The sorry state of whole plant physiology

Okay, I’m biased:  I’m a whole plant physiologist, meaning that I like to study entire plants in their environment, not just their cells or DNA in a lab.  I got hooked on plants as an undergraduate in marine biology when I took plant physiology for “fun” (translated: I couldn’t find another biology elective to fill the time slot).  Discovering why vines curl around fenceposts (thigmotropism) or how plants sense gravity (statoliths) or why bilaterally symmetrical flowers evolved (to accomodate pollinators) was fascinating, and I finally succumbed to the green side when I entered my PhD program.

The book I used as a student was Salisbury & Ross’s Plant Physiology.  There were other texts out there, but this was my bible and I used newer editions when I began to teach Plant Physiology.  Recently (as some of you know) I’ve begun to write a garden book on how plants work.  Plant physiology, of course, is the underlying science, and I needed a new text for fact checking.

Salisbury and Ross, sadly, has not been updated since 1991, so I went with Taiz and Zeiger (which has also been around a long time).  It was a shock for me to discover that plant physiology has somehow morphed into plant molecular biology.  The books is full of gene acronyms and regulatory pathways…but very little of what fascinated me as a student.

Science has been on the reductionist pathway for a long time, and there’s no denying that understanding how genes are regulated is important.  But except for the fields of human and veterinary medicine, we’re losing our understanding of how organisms work.  Faculty experts who specialized in studying algae or mosses or grasses or trees for the sole purpose of increasing our understanding of these species have been replaced with those whose research programs can generate big dollars for cash-strapped universities.  The void left by academia’s abandonment of practical plant science is quickly filled with pseudoscience and mysticism, particularly in alternative agriculture.

All I can say is that if I had been confronted with the 2010 Taiz and Zeiger text as an undergraduate I would have a PhD in marine biology instead.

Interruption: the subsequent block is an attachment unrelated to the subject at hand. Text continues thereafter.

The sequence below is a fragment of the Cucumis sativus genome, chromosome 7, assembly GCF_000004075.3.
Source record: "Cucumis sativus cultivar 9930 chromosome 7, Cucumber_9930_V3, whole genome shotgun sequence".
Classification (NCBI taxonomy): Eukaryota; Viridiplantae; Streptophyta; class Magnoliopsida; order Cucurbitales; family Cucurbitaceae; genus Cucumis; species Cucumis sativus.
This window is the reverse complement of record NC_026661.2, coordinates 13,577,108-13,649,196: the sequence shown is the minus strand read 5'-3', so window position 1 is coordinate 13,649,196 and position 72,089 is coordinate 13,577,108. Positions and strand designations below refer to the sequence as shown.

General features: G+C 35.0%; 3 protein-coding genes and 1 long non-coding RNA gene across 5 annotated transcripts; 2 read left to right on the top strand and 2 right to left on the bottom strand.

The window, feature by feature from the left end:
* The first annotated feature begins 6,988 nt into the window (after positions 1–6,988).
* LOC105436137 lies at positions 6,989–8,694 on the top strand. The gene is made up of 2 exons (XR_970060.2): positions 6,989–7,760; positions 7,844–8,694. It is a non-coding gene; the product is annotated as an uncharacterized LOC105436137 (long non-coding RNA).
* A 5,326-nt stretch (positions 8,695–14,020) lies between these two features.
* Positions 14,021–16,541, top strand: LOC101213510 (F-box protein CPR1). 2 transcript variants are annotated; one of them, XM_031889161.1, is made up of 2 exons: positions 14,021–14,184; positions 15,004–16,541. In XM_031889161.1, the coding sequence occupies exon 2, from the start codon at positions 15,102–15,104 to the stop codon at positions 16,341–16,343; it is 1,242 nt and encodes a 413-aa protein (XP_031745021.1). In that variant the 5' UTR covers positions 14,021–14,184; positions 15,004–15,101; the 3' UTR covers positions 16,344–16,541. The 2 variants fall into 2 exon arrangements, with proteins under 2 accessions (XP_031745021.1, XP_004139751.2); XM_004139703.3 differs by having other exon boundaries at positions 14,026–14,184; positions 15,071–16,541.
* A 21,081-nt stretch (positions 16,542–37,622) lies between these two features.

6 thoughts on “The sorry state of whole plant physiology”

  1. I used Taiz and Zeiger in my second year plant physiology subjects for the Bachelor of Horticulture I did, and I have to say I found little of the content in it directly usable out in the field. And I’ve forgotten most of it even though I gained a good grade in the subjects. Such is life I guess…

  2. Thanks for articulating what seems to be a really major shift in plant physiology! Taxonomy is reflecting that shift toward using molecular/genetic information, rather than larger organism characteristics, and the resulting new plant names seem to be created mainly for the pleasure of the taxonomists. It sounds like your new book will be something of an antidote to that trend toward hair-splitting.

  3. Linda, I’ve met people who study corn but have never seen a corn plant, or who study lignin in pine but wouldn’t know a pine if they saw it. ‘Why’ and ‘how’ plants and their structures do things can get really complicated, but they can enrich the understanding of ‘what’ whole plants do. But it depends on how far down the
    rabbit hole you want to go. Petunias are long-day plants. To me, that’s a useful (but boring) fact. However, the story of florigen (FT protein), how it was discovered, and what it does is fascinating to me. Somewhere in between is probably something that more people would be interested in (and probably where your book is going to fit nicely).

  4. Deb,
    I agree that constantly changing plant taxonomy is confusing, but I also think taxonomists really know what they’re doing when they split hairs (or lump them together). They don’t need to care what a horticulturist wants to name a plant, they only need to be concerned with what molecular AND morphological data are true. From that, plants are grouped.
    For example, tomato (formerly Lycopersicon esculentum) was obviously in the Solanaceae, but renaming it Solanum lycopersicum follows the rule that says it must have the name that was first given to it if it is still biologically valid, but more practically, the name also reinforces the idea that tomato is just a different kind of Solanum tuberosum (potato).
    Don’t blame the data!
    http://ddr.nal.usda.gov/bitstream/10113/2510/1/IND20358894.pdf

  5. Sigh. Having watched a freshwater aquatic fisheries study in which student researchers were counting how many times fry “burped” out particular zooplankton, I can safely assert that there’s plenty of esoteric research, at least in freshwater biology. But I totally agree with your blog: I nod off when particularly narrowly focused formulae hit the whiteboard in my hort classes.

  6. It seems as if our ever expanding data base of information is getting us to the point where the big picture generalist may be headed for academic extinction. This will be a terrible thing because it is the generalist who can bring a wide range of information together for the most important ideas of all- the big ideas that change the game. Linda, I too look forward to the completion of your book as my interest in plants is very big picture- I want to see the entire plant in my mind and understand what’s happening from the finest threads of root and symbiotic fungus to the developing shoots at the tips of the outstretched branches.

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